If you’re experiencing a runny nose, you need relief. Here are five ways to stop a runny nose.
You’re trying to get your work done but you have to stop every few minutes to blow your nose! This can be a frustrating scenario. A runny nose can be caused by a variety of factors including a cold or virus, allergies and hay fever, medications, airborne chemicals, or triggered by changes in the environment. You can get short term relief by blowing your nose but chances are you’ll have to repeat the process which can be distracting. Here are some ways to stop a runny nose:
Determine the cause of your runny nose.
If your runny nose persists beyond several weeks, you should see a doctor to determine the cause. You may need allergy testing and an examination to rule out nasal polyps. If the cause of your runny nose is determined to be allergic in nature, you can take steps to avoid the potential allergens. There are also prescription allergy medications you can take on a daily basis to reduce your symptoms. If you have a cold or virus, most likely your symptoms will be short term and you’ll only need symptomatic relief.
Irrigate your nasal passages.
Irrigating your nasal passages with a salt water solution can help to clear out nasal secretions and remove some of the irritants that may be causing your nose to run. You can buy nonprescription saline nasal sprays at your local drugstore, but it’s easy enough to make your own by adding a half teaspoon of table salt to a cup of water. Draw the solution into an eyedropper, hold your head back and drop a few drops into the back of your nose. Breathe in deeply and repeat several times to distribute the saline water throughout your nasal passages. You can then blow your nose to remove any residual water and nasal secretions.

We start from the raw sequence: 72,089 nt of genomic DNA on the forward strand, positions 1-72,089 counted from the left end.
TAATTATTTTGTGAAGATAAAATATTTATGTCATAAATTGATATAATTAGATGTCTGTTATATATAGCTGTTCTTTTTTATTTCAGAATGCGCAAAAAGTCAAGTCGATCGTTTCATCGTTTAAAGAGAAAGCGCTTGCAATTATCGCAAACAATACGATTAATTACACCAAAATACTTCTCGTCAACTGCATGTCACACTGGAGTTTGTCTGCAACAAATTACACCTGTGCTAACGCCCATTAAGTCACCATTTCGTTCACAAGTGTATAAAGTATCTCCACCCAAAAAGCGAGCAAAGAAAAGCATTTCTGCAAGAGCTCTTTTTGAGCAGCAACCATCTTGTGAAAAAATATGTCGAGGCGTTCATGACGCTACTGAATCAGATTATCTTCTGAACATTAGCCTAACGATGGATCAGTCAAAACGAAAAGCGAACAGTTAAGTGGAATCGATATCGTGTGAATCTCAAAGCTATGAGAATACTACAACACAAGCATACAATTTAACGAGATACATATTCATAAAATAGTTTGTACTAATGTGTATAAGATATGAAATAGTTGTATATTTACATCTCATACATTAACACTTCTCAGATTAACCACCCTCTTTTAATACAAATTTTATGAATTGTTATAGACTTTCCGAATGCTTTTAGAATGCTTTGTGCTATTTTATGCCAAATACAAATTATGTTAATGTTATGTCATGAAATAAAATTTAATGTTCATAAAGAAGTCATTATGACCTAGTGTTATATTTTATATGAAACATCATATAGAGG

Increase the humidity of the air you breathe.
You want the air you breathe in to be moist to avoid further irritating already inflamed nasal pages. If you don’t already have a humidifier, consider purchasing one for your home. There’s some thought that keeping your nasal passages moist through use of a humidifier may ward off cold and flu viruses.
Take an antihistamine.
Antihistamines work best for stopping a runny nose caused by allergies, although you may get some relief for a runny nose from other causes. One precautionary note, most antihistamines available at your drugstore can cause drowsiness. Don’t use one if you’ll be operating machine or driving.
Use drugstore nasal sprays only for short periods.
Drugstore nasal sprays such as Afrin are quite effective, but you can experience a rebound effect after several days of usage. This means that your symptoms may become worse. If you need to use a nasal spray, use it only at night and for a three day period at most.
Nasal irritation and congestion is no fun, but now that you know how to stop a runny nose, you’ll experience a lot less discomfort and can concentrate on getting your work done.